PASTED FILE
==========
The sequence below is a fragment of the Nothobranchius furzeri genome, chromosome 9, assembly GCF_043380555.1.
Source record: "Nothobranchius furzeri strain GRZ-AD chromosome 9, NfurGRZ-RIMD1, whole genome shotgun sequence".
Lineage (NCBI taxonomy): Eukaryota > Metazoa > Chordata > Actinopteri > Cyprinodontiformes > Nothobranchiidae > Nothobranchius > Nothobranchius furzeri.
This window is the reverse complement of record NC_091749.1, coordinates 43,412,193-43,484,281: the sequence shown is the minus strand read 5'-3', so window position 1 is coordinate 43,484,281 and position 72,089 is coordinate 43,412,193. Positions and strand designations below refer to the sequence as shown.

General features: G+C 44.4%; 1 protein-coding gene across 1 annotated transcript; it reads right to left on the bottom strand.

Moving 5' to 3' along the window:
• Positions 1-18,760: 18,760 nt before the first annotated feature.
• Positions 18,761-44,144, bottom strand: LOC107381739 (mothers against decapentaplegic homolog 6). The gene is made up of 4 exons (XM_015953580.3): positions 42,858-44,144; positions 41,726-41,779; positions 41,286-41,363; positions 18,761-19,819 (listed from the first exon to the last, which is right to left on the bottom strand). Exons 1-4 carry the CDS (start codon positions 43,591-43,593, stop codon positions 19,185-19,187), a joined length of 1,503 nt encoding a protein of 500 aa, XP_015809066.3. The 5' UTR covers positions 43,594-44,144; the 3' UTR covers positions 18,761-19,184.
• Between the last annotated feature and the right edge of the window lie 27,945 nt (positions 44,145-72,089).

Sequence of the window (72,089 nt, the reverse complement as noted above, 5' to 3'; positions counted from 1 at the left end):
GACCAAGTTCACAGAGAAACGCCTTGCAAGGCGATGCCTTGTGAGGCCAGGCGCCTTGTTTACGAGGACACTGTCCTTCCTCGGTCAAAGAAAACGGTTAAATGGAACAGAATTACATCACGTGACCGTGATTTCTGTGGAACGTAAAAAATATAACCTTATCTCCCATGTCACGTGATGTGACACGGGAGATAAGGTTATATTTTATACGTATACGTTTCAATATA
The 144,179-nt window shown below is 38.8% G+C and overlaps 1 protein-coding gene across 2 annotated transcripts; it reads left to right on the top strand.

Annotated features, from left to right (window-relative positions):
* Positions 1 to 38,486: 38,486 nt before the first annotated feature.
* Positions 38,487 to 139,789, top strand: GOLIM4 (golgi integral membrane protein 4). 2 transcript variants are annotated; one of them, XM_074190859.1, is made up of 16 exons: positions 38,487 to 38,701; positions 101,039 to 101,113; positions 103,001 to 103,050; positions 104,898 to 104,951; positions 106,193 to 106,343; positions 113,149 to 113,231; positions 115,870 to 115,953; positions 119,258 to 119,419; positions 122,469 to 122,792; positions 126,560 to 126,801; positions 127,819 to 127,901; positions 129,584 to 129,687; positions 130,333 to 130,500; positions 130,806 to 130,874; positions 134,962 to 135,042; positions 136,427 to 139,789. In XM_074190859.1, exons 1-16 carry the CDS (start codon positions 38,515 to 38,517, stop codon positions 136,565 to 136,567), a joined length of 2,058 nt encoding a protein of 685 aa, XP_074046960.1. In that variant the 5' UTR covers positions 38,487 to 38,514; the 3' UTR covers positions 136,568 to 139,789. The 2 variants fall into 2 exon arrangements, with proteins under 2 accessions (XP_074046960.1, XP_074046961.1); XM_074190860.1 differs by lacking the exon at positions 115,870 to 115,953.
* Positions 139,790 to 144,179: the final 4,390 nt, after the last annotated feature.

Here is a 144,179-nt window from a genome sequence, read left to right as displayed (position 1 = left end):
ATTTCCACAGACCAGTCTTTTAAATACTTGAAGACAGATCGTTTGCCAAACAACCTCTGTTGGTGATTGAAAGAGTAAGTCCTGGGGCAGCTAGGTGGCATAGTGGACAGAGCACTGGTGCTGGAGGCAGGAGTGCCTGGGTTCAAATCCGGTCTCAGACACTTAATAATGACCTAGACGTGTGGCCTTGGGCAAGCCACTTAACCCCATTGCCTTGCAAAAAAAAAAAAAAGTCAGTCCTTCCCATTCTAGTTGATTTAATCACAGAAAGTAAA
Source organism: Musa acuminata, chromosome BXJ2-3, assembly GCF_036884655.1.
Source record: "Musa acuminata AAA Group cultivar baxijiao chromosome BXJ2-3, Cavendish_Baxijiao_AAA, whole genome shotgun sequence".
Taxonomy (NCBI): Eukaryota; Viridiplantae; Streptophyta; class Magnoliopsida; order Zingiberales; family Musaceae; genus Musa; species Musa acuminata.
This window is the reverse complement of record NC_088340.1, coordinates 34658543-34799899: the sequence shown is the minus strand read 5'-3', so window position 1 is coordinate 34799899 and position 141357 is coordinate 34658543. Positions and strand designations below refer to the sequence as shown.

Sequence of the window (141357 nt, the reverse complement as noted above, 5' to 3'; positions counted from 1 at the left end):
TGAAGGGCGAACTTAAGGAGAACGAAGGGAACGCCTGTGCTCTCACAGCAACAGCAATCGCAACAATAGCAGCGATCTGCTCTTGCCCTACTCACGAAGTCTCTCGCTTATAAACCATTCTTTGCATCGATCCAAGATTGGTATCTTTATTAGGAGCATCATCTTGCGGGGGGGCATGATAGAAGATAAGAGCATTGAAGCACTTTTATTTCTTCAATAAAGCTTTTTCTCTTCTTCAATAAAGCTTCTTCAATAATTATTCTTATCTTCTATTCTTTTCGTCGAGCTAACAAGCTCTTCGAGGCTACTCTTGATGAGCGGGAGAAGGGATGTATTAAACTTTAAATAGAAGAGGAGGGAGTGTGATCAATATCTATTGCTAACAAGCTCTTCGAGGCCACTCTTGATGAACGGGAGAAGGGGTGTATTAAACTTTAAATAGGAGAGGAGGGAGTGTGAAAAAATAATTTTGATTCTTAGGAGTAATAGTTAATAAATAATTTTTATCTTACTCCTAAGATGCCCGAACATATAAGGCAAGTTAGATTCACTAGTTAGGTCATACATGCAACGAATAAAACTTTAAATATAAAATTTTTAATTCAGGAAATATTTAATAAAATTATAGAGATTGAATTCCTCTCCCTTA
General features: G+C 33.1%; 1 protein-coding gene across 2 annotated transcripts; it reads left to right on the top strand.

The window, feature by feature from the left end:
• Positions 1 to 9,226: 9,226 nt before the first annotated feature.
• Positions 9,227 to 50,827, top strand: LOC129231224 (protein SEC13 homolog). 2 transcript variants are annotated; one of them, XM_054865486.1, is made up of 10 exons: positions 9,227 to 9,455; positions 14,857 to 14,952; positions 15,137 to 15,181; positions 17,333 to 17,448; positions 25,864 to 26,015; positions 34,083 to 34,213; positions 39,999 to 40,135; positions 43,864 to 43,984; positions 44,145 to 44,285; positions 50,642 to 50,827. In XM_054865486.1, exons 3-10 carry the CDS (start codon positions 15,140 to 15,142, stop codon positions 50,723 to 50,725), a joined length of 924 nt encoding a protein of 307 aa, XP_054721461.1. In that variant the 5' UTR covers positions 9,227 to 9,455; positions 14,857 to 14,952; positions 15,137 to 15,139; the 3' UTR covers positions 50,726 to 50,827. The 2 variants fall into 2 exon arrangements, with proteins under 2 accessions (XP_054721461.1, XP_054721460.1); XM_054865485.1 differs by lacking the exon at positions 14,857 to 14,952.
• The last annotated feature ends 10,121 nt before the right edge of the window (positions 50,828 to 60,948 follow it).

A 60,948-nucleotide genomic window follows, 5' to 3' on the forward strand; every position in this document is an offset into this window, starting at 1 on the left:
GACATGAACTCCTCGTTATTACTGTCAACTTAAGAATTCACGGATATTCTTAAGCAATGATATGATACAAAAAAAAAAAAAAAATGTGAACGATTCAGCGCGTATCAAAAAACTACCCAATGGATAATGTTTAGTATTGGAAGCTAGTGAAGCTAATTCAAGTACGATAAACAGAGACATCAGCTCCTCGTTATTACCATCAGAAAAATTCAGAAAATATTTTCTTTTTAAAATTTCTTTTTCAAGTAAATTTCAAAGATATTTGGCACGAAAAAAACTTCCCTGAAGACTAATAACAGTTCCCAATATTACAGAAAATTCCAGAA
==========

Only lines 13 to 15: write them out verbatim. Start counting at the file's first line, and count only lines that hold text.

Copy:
Annotated features, from left to right (window-relative positions):
* Positions 1 to 38,486: 38,486 nt before the first annotated feature.
* Positions 38,487 to 139,789, top strand: GOLIM4 (golgi integral membrane protein 4). 2 transcript variants are annotated; one of them, XM_074190859.1, is made up of 16 exons: positions 38,487 to 38,701; positions 101,039 to 101,113; positions 103,001 to 103,050; positions 104,898 to 104,951; positions 106,193 to 106,343; positions 113,149 to 113,231; positions 115,870 to 115,953; positions 119,258 to 119,419; positions 122,469 to 122,792; positions 126,560 to 126,801; positions 127,819 to 127,901; positions 129,584 to 129,687; positions 130,333 to 130,500; positions 130,806 to 130,874; positions 134,962 to 135,042; positions 136,427 to 139,789. In XM_074190859.1, exons 1-16 carry the CDS (start codon positions 38,515 to 38,517, stop codon positions 136,565 to 136,567), a joined length of 2,058 nt encoding a protein of 685 aa, XP_074046960.1. In that variant the 5' UTR covers positions 38,487 to 38,514; the 3' UTR covers positions 136,568 to 139,789. The 2 variants fall into 2 exon arrangements, with proteins under 2 accessions (XP_074046960.1, XP_074046961.1); XM_074190860.1 differs by lacking the exon at positions 115,870 to 115,953.